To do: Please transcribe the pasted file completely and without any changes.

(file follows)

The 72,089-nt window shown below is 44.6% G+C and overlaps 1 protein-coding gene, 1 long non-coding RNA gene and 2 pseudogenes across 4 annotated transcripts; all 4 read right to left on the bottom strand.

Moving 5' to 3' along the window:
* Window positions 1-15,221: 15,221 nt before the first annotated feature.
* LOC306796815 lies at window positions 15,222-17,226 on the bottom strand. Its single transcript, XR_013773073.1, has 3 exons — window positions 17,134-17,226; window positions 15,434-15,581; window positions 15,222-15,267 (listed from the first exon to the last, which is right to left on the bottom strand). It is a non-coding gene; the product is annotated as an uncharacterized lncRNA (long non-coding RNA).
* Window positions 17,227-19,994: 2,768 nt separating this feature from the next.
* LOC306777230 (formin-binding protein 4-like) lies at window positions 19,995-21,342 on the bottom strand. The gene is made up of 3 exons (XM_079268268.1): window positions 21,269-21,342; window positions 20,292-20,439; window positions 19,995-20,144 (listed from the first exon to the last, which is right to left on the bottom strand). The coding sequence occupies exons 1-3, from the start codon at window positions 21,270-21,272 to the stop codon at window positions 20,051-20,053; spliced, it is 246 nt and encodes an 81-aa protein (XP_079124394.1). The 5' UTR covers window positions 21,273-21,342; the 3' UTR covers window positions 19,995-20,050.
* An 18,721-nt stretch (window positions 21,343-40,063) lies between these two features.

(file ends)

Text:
The 72,089-nt window shown below is 44.6% G+C and overlaps 1 protein-coding gene, 1 long non-coding RNA gene and 2 pseudogenes across 4 annotated transcripts; all 4 read right to left on the bottom strand.

Moving 5' to 3' along the window:
* Window positions 1-15,221: 15,221 nt before the first annotated feature.
* LOC306796815 lies at window positions 15,222-17,226 on the bottom strand. Its single transcript, XR_013773073.1, has 3 exons — window positions 17,134-17,226; window positions 15,434-15,581; window positions 15,222-15,267 (listed from the first exon to the last, which is right to left on the bottom strand). It is a non-coding gene; the product is annotated as an uncharacterized lncRNA (long non-coding RNA).
* Window positions 17,227-19,994: 2,768 nt separating this feature from the next.
* LOC306777230 (formin-binding protein 4-like) lies at window positions 19,995-21,342 on the bottom strand. The gene is made up of 3 exons (XM_079268268.1): window positions 21,269-21,342; window positions 20,292-20,439; window positions 19,995-20,144 (listed from the first exon to the last, which is right to left on the bottom strand). The coding sequence occupies exons 1-3, from the start codon at window positions 21,270-21,272 to the stop codon at window positions 20,051-20,053; spliced, it is 246 nt and encodes an 81-aa protein (XP_079124394.1). The 5' UTR covers window positions 21,273-21,342; the 3' UTR covers window positions 19,995-20,050.
* An 18,721-nt stretch (window positions 21,343-40,063) lies between these two features.